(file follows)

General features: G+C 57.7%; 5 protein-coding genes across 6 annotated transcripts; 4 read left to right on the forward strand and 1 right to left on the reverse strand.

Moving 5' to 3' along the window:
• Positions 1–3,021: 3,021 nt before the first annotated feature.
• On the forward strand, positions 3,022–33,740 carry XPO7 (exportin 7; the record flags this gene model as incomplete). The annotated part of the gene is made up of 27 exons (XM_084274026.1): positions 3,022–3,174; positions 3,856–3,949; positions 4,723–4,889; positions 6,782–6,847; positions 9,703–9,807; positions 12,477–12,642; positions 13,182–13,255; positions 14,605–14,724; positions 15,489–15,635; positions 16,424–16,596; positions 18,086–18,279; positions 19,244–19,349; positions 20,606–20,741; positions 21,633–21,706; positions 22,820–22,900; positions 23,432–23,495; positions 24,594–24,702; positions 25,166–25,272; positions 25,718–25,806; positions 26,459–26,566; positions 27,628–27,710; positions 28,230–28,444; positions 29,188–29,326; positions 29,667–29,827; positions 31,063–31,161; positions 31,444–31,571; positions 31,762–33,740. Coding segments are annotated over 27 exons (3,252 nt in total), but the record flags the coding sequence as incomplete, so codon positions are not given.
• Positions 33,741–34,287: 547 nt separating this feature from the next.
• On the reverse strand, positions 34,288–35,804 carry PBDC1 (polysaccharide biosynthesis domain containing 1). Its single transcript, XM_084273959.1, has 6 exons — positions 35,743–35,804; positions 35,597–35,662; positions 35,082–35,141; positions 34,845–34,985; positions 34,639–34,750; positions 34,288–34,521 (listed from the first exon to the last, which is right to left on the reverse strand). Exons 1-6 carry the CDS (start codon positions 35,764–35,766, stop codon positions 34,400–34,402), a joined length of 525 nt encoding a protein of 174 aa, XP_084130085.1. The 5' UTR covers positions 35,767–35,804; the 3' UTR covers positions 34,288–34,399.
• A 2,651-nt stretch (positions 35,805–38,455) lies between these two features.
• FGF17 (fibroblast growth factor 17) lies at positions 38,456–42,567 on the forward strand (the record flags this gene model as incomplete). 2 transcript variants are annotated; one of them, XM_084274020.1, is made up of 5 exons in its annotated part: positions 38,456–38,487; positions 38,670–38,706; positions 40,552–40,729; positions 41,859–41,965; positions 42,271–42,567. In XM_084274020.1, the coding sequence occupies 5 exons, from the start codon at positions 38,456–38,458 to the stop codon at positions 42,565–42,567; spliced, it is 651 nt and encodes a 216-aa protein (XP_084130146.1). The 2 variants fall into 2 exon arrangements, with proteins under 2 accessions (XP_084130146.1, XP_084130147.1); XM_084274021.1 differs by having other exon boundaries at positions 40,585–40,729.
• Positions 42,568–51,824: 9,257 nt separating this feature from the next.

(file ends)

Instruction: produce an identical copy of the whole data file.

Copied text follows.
General features: G+C 57.7%; 5 protein-coding genes across 6 annotated transcripts; 4 read left to right on the forward strand and 1 right to left on the reverse strand.

Moving 5' to 3' along the window:
• Positions 1–3,021: 3,021 nt before the first annotated feature.
• On the forward strand, positions 3,022–33,740 carry XPO7 (exportin 7; the record flags this gene model as incomplete). The annotated part of the gene is made up of 27 exons (XM_084274026.1): positions 3,022–3,174; positions 3,856–3,949; positions 4,723–4,889; positions 6,782–6,847; positions 9,703–9,807; positions 12,477–12,642; positions 13,182–13,255; positions 14,605–14,724; positions 15,489–15,635; positions 16,424–16,596; positions 18,086–18,279; positions 19,244–19,349; positions 20,606–20,741; positions 21,633–21,706; positions 22,820–22,900; positions 23,432–23,495; positions 24,594–24,702; positions 25,166–25,272; positions 25,718–25,806; positions 26,459–26,566; positions 27,628–27,710; positions 28,230–28,444; positions 29,188–29,326; positions 29,667–29,827; positions 31,063–31,161; positions 31,444–31,571; positions 31,762–33,740. Coding segments are annotated over 27 exons (3,252 nt in total), but the record flags the coding sequence as incomplete, so codon positions are not given.
• Positions 33,741–34,287: 547 nt separating this feature from the next.
• On the reverse strand, positions 34,288–35,804 carry PBDC1 (polysaccharide biosynthesis domain containing 1). Its single transcript, XM_084273959.1, has 6 exons — positions 35,743–35,804; positions 35,597–35,662; positions 35,082–35,141; positions 34,845–34,985; positions 34,639–34,750; positions 34,288–34,521 (listed from the first exon to the last, which is right to left on the reverse strand). Exons 1-6 carry the CDS (start codon positions 35,764–35,766, stop codon positions 34,400–34,402), a joined length of 525 nt encoding a protein of 174 aa, XP_084130085.1. The 5' UTR covers positions 35,767–35,804; the 3' UTR covers positions 34,288–34,399.
• A 2,651-nt stretch (positions 35,805–38,455) lies between these two features.
• FGF17 (fibroblast growth factor 17) lies at positions 38,456–42,567 on the forward strand (the record flags this gene model as incomplete). 2 transcript variants are annotated; one of them, XM_084274020.1, is made up of 5 exons in its annotated part: positions 38,456–38,487; positions 38,670–38,706; positions 40,552–40,729; positions 41,859–41,965; positions 42,271–42,567. In XM_084274020.1, the coding sequence occupies 5 exons, from the start codon at positions 38,456–38,458 to the stop codon at positions 42,565–42,567; spliced, it is 651 nt and encodes a 216-aa protein (XP_084130146.1). The 2 variants fall into 2 exon arrangements, with proteins under 2 accessions (XP_084130146.1, XP_084130147.1); XM_084274021.1 differs by having other exon boundaries at positions 40,585–40,729.
• Positions 42,568–51,824: 9,257 nt separating this feature from the next.